Wenzel Downhole v. National-Oilwell involved a patent for a bearing assembly for use in the drilling of oil and gas wells. The defendants argued that the patent was invalid for anticipation based on the fact that the patented assembly was rented by the patentee to a customer for more than one year prior to the filing date. In response, the patentee argued that the rental was not invalidating because:

  • there was not a sufficient teaching of the subject matter of the patent;
  • the disclosure was confidential; and
  • the use was experimental.

On the issue of sufficiency, the trial judge held that the rental did constitute an invalidating disclosure since the test for anticipation was objective rather than subjective. More particularly, it was irrelevant whether or not a real person fitting the description of the hypothetical person skilled in the art was actually present at the drilling site and whether they actually dismantled the tools and examined them. All that mattered was that the rented tools were available for more than a visual inspection and that if a person skilled in the art of the patent had been present they would have been able to perceive the subject matter of the patent through an examination of the tools.

Turning to whether or not the customer’s use of the patented invention was subject to a duty of confidentiality, the trial judge held that the relationship at issue was nothing more than a commercial arrangement that was not subject to such a duty. The trial judge, Justice Snider, was particularly influenced by the lack of evidence that people present on the job site such as the rig operator or rig crew would have understood that they were under an obligation of confidentiality.

Dealing lastly with the issue of experimental use, Justice Snider held that a use would only be experimental if it were viewed as such in the mind of the user. In the case before her, the assembly was not a prototype and so the use was not experimental. The fact that that the assembly was new did not make it experimental since, in the words of the trial judge “everything new must be used for a first time”.

Varco v. Pason

Varco v. Pason involved a patent for a braking system for use in an automatic drilling system. The defendant alleged anticipation based on a third party’s use of the patentee’s prototype on an oil rig for more than one year before the filing date of the plaintiff’s patent application.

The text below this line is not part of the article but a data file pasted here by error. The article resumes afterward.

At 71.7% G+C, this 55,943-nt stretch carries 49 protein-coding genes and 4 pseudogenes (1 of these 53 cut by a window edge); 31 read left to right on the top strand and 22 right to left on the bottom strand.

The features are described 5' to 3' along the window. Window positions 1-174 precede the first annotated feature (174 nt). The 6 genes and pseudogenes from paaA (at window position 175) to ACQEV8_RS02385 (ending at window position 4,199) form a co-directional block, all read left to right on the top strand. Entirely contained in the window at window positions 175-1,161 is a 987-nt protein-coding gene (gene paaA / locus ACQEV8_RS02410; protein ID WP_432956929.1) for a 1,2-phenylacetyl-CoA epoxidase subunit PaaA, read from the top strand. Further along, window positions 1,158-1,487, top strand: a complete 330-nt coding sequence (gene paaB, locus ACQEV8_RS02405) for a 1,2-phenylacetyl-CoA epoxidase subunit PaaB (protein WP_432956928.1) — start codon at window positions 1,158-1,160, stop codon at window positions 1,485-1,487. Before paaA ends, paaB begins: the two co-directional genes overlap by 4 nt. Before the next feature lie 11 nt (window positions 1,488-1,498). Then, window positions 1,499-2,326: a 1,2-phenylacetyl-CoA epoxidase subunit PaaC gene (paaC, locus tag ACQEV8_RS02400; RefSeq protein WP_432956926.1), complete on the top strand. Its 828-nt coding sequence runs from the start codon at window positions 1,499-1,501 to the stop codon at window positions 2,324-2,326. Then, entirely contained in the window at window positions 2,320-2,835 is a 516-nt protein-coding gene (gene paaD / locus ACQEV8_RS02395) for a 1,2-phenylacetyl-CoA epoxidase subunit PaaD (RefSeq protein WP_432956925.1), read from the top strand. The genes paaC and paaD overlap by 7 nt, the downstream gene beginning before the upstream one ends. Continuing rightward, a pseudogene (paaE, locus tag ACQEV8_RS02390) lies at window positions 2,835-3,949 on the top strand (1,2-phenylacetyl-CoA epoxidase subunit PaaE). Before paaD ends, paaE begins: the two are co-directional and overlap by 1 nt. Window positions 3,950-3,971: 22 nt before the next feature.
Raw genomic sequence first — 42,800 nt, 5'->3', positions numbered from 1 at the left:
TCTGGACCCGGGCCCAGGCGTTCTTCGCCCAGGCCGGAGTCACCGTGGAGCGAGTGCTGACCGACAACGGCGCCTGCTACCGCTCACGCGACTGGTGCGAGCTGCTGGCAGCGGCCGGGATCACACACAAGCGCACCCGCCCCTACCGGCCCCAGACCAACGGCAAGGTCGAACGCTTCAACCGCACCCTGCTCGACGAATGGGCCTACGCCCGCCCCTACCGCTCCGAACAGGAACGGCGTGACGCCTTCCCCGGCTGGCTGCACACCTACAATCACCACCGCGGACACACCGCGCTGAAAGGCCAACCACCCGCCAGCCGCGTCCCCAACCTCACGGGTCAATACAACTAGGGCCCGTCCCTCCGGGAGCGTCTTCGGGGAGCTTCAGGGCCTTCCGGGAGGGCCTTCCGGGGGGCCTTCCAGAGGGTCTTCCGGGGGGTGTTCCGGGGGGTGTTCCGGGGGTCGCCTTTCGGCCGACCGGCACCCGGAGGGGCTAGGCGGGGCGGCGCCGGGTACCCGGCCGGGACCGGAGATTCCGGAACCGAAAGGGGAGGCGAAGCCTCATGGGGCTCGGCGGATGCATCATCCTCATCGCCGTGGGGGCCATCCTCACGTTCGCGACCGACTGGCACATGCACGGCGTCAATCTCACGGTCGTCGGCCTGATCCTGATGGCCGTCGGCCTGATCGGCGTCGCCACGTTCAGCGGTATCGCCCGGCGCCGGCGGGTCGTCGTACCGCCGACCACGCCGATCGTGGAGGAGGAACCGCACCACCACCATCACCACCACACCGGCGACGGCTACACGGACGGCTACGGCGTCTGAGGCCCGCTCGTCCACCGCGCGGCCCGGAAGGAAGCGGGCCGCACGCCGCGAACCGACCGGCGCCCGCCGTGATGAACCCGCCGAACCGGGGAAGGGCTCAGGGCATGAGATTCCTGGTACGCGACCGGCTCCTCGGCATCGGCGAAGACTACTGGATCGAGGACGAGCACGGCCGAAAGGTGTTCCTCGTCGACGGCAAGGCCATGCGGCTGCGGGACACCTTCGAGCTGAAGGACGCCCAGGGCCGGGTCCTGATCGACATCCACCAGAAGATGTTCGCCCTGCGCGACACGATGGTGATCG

At trial, the inventor testified that he explained the invention in very general terms only, he personally performed all test drilling, the apparatus was locked when not in use and the inner workings of the apparatus were not accessible or viewable.

The trial judge also accepted the plaintiff’s evidence that:

  • the agreement between the patentee and customer was to test the device;
  • it was only after the product was tested that the customer agreed to pay for the use during the test period; and
  • testing was necessary to determine if the invention worked.

The trial judge held that there was not only an absence of an enabling disclosure but also that the parties intended to keep the invention confidential.  It is interesting to note that the trial judge reached these findings despite the absence of a confidentiality agreement and despite any evidence as to industry practice or corporate understanding.

Packers Plus v. Essential Energy

Packers Plus v. Essential Energy involved a patent on a method of fracturing an oil and gas wellbore. The defendant alleged that the patent was anticipated by the inventor’s disclosure of his invention to two potential customers and also the plaintiff’s performance of a total of three jobs for these customers, all more than one year before the Canadian filing date. In response, the plaintiff argued that the disclosures were subject to an implied duty of confidence and that they were, in any event, experimental and therefore non-public disclosures.

At trial, the patentee relied upon the fact that there had allegedly been some discussions regarding confidentiality before the inventor disclosed his ideas to a customer and that the proposals that it provided to customers were marked with a notation that they were confidential and not to be disclosed outside of the customer’s company.